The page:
A clever execution of fantastical fiction meeting historical fact

It is always fun when writers chose to mix fantastical fiction with historical fact. Granted, writing such a story is not an easy feat, having to be accurate in both the fictional and historical aspects. When executed with accuracy, these stories provide an entertaining alternative to how events in history “could have” happened. One such well-known historical event has been used countless times in this storytelling manner: World War II. Writer Philip Tolhurst took this dark event in history and mingled it with fantasy in his debut, George and the Dragon.

Thirteen year old George Atkins was moved with his mother to his uncle’s estate in the English countryside to escape the bomb raids threatening their home during World War II. To their surprise and horror, they are attacked by five dragons ridden by Luftwaffe airmen and, with his uncle’s home destroyed and his mother and uncle assumed dead, George believes he is alone and on the verge of dying. Yet amongst the rubble, a sixth dragon makes itself known: an emerald dragon who says George is his rider. When George and his new companion, Spitfire, are recruited into a special fighting unit, they learn they must defeat Colonel von Vogler, the leader of the Luftwaffe’s forces, and his dragon, Blitzkrieg, to save Britain.

For a debut, George and the Dragon is an entertaining story readers of any age group will find themselves enjoying. Older readers will better understand the historical aspects of Tolhurst’s story and will most certainly delight in his fascination with fighter planes from this time period. He describes the planes in excellent detail and gives just as must descriptive justice to his aerial battles, thus painting a wonderfully epic picture within the readers’ minds. Younger readers will delight in the epic battles between planes and dragons and the fact that dragons are brought into a historical war to fight against the Nazis. Not to mention, the boy chosen to fight and ride on a dragon is only thirteen years old.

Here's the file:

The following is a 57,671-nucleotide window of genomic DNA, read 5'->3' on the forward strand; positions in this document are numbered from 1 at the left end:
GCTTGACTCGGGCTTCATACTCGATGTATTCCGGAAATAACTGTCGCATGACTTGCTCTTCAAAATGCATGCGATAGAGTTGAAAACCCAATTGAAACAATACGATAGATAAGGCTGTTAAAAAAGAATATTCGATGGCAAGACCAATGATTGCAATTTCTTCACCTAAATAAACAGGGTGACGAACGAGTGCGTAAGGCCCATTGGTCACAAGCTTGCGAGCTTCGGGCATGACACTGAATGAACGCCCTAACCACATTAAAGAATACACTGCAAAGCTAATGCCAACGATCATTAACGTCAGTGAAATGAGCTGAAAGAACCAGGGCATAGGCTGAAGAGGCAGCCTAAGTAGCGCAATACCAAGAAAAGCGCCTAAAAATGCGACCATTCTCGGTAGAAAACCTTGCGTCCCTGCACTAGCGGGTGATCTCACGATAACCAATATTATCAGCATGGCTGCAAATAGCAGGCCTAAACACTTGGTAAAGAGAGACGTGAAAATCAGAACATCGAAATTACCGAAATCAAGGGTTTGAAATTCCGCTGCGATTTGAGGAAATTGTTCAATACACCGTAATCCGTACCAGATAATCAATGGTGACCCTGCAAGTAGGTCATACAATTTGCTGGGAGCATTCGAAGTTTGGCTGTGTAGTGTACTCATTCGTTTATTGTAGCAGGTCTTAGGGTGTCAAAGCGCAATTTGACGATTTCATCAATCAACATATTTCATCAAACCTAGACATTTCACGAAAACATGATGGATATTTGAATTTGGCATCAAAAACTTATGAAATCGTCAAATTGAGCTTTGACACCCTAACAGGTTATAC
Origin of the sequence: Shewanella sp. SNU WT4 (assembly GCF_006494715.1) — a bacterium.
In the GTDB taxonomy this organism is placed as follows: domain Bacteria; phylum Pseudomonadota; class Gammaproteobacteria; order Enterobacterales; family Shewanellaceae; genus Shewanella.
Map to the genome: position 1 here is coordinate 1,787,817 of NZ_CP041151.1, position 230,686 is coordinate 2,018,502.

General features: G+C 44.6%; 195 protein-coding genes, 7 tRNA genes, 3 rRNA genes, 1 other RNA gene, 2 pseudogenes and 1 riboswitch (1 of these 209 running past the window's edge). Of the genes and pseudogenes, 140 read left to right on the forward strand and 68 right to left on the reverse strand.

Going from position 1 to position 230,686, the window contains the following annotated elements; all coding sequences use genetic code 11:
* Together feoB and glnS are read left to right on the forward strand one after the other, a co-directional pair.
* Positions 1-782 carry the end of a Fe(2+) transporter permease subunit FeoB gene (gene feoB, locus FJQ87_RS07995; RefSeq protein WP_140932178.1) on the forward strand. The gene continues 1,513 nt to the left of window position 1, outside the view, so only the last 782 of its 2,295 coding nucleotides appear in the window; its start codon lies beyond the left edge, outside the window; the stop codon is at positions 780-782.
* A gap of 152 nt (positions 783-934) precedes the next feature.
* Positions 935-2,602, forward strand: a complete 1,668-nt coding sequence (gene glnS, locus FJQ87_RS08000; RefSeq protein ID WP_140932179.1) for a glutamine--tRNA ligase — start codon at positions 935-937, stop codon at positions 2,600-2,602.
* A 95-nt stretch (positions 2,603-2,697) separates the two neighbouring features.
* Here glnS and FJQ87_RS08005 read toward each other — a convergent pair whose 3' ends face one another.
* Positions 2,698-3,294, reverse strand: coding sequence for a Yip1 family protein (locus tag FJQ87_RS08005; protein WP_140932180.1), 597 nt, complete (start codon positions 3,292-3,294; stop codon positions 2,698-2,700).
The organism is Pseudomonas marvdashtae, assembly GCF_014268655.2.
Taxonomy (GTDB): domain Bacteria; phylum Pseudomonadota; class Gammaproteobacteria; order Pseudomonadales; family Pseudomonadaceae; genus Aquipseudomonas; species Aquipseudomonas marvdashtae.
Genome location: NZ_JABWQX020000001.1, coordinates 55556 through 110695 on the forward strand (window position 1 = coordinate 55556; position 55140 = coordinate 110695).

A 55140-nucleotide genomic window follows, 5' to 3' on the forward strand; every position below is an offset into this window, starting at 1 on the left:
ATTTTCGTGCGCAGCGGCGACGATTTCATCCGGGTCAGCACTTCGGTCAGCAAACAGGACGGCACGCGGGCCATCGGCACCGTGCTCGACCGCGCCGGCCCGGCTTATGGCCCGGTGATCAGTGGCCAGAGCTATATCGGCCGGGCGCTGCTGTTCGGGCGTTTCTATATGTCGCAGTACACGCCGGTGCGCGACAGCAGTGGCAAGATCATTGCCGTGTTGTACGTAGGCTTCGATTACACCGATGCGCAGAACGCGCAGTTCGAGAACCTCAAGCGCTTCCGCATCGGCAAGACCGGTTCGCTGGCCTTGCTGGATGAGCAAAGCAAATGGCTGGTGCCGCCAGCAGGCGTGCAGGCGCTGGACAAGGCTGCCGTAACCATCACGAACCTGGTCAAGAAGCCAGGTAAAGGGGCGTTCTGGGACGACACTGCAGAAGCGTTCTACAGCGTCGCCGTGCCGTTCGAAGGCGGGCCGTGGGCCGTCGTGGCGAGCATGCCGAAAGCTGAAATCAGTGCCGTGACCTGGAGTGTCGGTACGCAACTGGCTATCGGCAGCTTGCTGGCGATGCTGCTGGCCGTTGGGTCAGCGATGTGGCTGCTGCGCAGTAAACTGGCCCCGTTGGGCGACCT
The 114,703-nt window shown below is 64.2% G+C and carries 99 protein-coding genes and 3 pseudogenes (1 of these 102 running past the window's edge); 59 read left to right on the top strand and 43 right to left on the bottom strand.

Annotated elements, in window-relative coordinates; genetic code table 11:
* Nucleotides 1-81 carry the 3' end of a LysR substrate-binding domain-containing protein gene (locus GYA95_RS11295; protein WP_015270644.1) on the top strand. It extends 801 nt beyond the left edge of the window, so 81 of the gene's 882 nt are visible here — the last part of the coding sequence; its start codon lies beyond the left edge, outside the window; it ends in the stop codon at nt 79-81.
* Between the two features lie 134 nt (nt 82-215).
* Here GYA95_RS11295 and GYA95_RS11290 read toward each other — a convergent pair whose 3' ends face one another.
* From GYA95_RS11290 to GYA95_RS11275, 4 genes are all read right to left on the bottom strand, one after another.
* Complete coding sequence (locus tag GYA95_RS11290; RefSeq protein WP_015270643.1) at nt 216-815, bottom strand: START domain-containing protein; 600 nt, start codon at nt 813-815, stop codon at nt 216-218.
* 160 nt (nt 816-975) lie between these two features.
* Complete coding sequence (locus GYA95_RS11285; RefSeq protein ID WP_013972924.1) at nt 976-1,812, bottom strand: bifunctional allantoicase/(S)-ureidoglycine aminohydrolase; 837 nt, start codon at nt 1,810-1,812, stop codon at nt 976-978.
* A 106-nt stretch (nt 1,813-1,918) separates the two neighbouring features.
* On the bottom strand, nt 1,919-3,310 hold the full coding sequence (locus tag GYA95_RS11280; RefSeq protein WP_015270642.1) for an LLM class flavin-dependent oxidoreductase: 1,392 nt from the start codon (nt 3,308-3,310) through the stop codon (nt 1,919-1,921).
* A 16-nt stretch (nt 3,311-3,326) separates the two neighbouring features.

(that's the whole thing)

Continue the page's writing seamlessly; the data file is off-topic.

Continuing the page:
Tolhurst does an excellent job of joining fact with fiction, creating a fascinating story behind how the dragons came into existence in the real world. His characters, both humans and dragons alike, are well-developed and likeable, especially for as many characters as Tolhurst placed in his book. His use of descriptive detail is exceptional, from aerial battles to the layout of the land to how the characters appear. There are times, though, when there seems to be too much detail and it takes away from the story a bit. Not to mention, while readers are aware of the fact that Tolhurst’s story takes place during World War II, it is rarely brought up in the actual story. With only scattered references to the war via mention of the Nazis, Führer, bomb raids, etc., this story could easily have turned into another story involving an entirely new war.

It is entertaining for readers to witness how writers mingle fantasy with factual events.  George and the Dragon is a great addition to the fantasy works that show magic still exists in the real world. Excellent descriptive detail, a creative magical plot, and many characters with their own unique personalities truly bring Tolhurst’s debut to life. Though it could have most certainly stood on its own as its own fantasy war, even housing the elements to go into a steampunk fantasy world, Tolhurst’s mix of fantasy during World War II is clever and well-executed. With George and the Dragon being the first in his The Knights of the Sky series, there will be more opportunities in future books to add more of the historical element to the fantasy element.


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